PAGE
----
• Man who killed women, raped young girls identified after decades

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    Memphis police detective employed new technology to help them solve a decades-old cold case. 

    During a news conference, police said a man forced his way into a Memphis home, bound and held four women captive at gunpoint, and sexually assaulted a 14-year-old girl.

    At the time, police did not have a suspect and investigators asked for the public's help. 

    A media release was provided, along with a sketch of the suspect. No one was able to give credible tips to help solve the case and no definitive suspect was identified, police said. 


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    Memphis police immediately reached out to the company to assist in multiple investigations, including the rape of the 14-year-old girl. 

    In 2016, the 14-year-old rape kit was tested by Sorenson Forensics through grant money from the DANY. It developed the suspect’s DNA profile, which was entered into the FBI’s database of DNA samples known as CODIS, or Combined DNA Index System.

    In CODIS, the suspect’s DNA matched with two out-of-state cases. The case details for the other two cases were as followed: 

    • The first case was from 1990 in Greenville, South Carolina, where a 28-year-old female was found deceased in her apartment. She had been beaten, strangled, and sexually assaulted. 
    • The second case was from 1998 near Portageville, Missouri, where a 12-year-old female and her 38-year-old mother were found deceased inside their home. Both had been shot, and the child had been sexually assaulted.

     

    The DNA still did not reveal a suspect’s name. MPD and police in Missouri and South Carolina reexamined their cases, re-interviewed original suspects, and collected DNA samples from them.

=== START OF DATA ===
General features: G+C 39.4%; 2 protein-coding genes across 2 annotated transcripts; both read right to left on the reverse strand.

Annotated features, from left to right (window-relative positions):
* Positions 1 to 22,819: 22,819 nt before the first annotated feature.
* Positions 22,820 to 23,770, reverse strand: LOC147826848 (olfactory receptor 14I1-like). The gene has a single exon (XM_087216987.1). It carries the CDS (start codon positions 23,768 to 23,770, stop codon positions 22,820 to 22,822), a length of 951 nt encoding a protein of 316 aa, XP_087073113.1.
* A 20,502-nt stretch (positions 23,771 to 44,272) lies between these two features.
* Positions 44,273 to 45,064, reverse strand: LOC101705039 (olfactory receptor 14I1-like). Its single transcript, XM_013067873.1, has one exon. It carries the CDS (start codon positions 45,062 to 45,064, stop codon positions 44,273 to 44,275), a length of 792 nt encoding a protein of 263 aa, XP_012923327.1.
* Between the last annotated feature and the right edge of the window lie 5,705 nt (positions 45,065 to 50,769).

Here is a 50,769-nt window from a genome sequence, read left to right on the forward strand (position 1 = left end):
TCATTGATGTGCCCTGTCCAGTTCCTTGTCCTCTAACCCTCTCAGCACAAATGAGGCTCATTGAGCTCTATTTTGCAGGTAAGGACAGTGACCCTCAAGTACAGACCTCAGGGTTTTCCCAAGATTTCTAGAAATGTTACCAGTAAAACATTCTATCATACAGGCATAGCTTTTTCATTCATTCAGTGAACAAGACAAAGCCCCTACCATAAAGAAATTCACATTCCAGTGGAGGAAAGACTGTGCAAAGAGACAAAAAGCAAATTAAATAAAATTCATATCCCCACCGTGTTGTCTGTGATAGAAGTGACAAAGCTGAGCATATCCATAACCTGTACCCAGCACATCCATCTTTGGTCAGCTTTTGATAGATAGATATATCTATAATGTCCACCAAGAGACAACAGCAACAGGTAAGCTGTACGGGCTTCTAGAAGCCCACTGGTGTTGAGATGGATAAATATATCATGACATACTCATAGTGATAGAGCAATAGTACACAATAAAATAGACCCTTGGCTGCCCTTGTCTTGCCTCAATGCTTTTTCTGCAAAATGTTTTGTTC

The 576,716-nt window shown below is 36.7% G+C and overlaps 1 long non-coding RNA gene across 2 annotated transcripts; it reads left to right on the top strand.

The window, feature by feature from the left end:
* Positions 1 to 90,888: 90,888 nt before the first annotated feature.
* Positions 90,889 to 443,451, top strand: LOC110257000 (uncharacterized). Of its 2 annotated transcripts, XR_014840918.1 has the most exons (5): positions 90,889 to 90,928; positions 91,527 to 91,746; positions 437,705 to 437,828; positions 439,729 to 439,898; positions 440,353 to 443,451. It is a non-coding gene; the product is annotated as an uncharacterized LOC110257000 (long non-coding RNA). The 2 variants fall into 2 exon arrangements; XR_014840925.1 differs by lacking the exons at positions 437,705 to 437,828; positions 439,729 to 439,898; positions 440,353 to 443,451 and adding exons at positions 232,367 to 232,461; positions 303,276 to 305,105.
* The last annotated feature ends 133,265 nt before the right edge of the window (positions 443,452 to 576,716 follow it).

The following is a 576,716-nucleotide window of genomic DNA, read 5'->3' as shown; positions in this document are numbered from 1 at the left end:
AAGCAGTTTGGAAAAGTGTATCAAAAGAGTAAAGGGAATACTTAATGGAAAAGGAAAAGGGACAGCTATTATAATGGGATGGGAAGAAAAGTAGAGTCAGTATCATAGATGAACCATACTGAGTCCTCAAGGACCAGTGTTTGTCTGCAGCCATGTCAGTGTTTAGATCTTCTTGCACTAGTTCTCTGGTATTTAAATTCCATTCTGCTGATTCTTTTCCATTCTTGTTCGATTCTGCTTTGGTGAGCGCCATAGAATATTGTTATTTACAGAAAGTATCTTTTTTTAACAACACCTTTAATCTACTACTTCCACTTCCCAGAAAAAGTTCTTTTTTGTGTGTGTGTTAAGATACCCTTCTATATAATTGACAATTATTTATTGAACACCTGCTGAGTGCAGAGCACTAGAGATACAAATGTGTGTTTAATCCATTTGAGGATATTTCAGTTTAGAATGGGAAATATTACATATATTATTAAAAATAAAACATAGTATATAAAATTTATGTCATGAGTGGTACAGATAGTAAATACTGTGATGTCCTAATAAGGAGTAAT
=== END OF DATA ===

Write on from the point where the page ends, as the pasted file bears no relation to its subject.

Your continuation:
All of those individuals were eliminated as suspects through DNA verification.

    The case of the 14-year-old in Memphis went cold -- until police learned of DNA forensic software that was developed by Parabon Nanolabs out of Reston, Virginia.

    Police said this new software is capable of unlocking information contained in DNA that is collected from the scene of a crime. It can then be compared to the public genealogical databases used to assist law enforcement agencies with unsolved cases.

    In August of 2018, Parabon Nanolabs said Robert Eugene Brashers was likely the suspect. 

    Police said, his criminal record included attempted murder, burglary, impersonating a police officer, and unlawful possession of a weapon.

    Brashers was also arrested on April 12, 1998, fourteen days after the Missouri homicides, in Paragould, Arkansas.

    He was attempting to break into a woman's home.  He cut the phone lines to the residence and was in possession of gloves, wire cutters, a video camera, and a revolver, police said. 

    With the new found evidence against Brashers, a judge ordered his remains to be dug up. His DNA matched the suspect in the crimes. 

    The funding for the new technology was provided by the Memphis and Shelby County Law Enforcement Foundation. They agreed to pay for Parabon Nanolaps to test several cases.

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